In addition, through these mega events, the government is relocating people from their homes in the favelas to new housings safe from the risk of floods, landslides among others. It is thus, helping them to improve their living standards. The relocation process is especially for those hill side and river favelas such as Indiana Favela next to river Maracana that suffer most during the annual rainy season.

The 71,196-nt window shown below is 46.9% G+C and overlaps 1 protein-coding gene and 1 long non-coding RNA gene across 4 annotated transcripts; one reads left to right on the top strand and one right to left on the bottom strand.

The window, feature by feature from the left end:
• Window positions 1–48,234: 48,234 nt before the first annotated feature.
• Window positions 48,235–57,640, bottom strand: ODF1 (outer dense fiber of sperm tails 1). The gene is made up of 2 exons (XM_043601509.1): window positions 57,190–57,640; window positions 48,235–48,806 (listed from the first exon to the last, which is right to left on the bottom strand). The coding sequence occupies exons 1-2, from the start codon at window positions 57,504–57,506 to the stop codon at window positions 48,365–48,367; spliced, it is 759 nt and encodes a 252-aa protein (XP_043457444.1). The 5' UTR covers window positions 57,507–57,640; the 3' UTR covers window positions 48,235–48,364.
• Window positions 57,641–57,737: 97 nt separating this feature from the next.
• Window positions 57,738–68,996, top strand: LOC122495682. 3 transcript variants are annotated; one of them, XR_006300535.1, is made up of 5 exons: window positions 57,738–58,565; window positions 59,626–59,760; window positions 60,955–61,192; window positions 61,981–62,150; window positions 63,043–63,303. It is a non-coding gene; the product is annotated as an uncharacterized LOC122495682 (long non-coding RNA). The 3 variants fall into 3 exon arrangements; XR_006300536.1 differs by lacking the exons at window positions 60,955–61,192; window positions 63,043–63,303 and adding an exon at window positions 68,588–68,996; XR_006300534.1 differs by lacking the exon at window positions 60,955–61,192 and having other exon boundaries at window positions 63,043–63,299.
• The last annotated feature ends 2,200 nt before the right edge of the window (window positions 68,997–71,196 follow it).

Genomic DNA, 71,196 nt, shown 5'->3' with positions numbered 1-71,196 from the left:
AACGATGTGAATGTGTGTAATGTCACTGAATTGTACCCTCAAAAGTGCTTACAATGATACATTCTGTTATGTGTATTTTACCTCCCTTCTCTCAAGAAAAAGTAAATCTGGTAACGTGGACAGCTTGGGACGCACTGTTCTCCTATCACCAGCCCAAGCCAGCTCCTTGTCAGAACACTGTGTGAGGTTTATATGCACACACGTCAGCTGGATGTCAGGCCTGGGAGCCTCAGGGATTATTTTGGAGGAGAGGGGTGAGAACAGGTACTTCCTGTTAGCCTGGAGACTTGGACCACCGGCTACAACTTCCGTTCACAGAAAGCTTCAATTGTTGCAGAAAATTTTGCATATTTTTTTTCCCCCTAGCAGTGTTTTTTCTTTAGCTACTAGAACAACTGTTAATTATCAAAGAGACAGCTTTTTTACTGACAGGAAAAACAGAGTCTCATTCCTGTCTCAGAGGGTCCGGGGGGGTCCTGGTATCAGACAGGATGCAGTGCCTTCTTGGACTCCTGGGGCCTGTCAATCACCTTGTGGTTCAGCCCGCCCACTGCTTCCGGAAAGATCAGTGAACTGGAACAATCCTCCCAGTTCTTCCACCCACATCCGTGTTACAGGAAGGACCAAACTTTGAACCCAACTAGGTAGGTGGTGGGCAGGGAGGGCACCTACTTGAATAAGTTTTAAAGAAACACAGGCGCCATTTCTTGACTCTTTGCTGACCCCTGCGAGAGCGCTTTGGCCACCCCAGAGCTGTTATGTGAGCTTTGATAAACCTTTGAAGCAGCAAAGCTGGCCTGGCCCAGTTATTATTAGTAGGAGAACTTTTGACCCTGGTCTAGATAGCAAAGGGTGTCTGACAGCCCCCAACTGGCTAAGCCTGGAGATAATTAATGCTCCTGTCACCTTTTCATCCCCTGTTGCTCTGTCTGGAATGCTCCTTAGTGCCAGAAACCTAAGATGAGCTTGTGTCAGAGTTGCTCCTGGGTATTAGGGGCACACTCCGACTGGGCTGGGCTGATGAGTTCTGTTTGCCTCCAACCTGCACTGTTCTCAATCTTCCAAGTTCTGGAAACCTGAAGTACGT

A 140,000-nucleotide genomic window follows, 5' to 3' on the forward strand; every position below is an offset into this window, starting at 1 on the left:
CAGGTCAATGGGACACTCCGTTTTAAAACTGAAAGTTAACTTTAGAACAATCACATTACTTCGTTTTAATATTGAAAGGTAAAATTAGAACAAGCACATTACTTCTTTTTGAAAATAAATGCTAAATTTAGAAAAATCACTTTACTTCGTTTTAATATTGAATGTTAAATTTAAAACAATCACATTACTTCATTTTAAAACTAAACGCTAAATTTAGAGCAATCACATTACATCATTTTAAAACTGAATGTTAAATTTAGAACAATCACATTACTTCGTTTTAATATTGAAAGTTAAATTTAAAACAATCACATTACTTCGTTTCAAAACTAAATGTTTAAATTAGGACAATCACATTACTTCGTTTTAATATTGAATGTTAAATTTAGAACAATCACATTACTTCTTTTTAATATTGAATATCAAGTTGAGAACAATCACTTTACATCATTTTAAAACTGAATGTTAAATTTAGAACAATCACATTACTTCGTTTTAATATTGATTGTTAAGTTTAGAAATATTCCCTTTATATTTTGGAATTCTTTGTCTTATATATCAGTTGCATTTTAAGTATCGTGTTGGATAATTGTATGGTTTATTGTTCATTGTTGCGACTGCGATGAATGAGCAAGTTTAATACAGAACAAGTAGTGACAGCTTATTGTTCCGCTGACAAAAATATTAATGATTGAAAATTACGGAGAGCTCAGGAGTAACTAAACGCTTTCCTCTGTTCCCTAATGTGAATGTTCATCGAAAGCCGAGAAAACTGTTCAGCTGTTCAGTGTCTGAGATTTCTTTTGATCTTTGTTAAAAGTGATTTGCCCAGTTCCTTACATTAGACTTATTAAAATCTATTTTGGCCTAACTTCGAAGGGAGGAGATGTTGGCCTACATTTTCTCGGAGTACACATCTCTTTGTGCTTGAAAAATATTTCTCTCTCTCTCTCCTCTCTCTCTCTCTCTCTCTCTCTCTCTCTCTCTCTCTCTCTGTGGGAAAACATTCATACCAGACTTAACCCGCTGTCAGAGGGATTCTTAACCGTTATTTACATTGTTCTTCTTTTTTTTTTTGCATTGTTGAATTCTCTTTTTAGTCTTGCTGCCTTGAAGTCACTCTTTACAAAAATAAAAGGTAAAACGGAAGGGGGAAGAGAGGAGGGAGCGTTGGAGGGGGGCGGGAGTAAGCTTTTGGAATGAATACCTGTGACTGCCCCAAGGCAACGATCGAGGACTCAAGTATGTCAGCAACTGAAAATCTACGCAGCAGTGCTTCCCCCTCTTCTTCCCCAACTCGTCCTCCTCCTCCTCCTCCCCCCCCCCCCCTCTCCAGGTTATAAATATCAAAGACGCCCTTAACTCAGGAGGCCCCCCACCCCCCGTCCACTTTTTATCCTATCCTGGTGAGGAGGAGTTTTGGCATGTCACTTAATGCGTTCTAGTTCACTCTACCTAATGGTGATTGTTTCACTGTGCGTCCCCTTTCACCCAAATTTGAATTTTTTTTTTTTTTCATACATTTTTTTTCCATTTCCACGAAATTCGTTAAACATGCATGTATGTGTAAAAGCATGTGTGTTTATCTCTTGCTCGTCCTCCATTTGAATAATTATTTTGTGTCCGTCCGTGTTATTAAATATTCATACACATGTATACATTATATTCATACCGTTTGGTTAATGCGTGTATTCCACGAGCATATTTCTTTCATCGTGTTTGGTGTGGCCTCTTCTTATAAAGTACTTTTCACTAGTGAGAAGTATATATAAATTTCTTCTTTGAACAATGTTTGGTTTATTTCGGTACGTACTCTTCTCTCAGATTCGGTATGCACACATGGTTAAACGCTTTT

However, the 2016 Olympic Games have also resulted in negative outcomes on some of the favelas in the Rio.  The government identified 119 favelas that would be razed. Even though the purpose of such a strategy is to give the city a facelift, it also affects thousands of lives of people. More than thousands are forced out of their homes to pave way for building projects for the 2016 Olympics. They are performing this activity claiming that it is social cleansing for the Olympic Games (Gibson. O & Watts. J, 2013, 123). In other words, the city’s mega events are causing eviction of favelas residents. Gibson. O & Watts .J (2013, 124) report that approximately 19,000 families have been evicted just to create space for roads, renovated stadiums, and an athletes village among others. The 2014 World Cup and the coming 2016 Olympic Games have, therefore, brought about the evacuation of most favela residents. The government does these in the pretext of modernizing the city (Worrall. S., 2015, 78).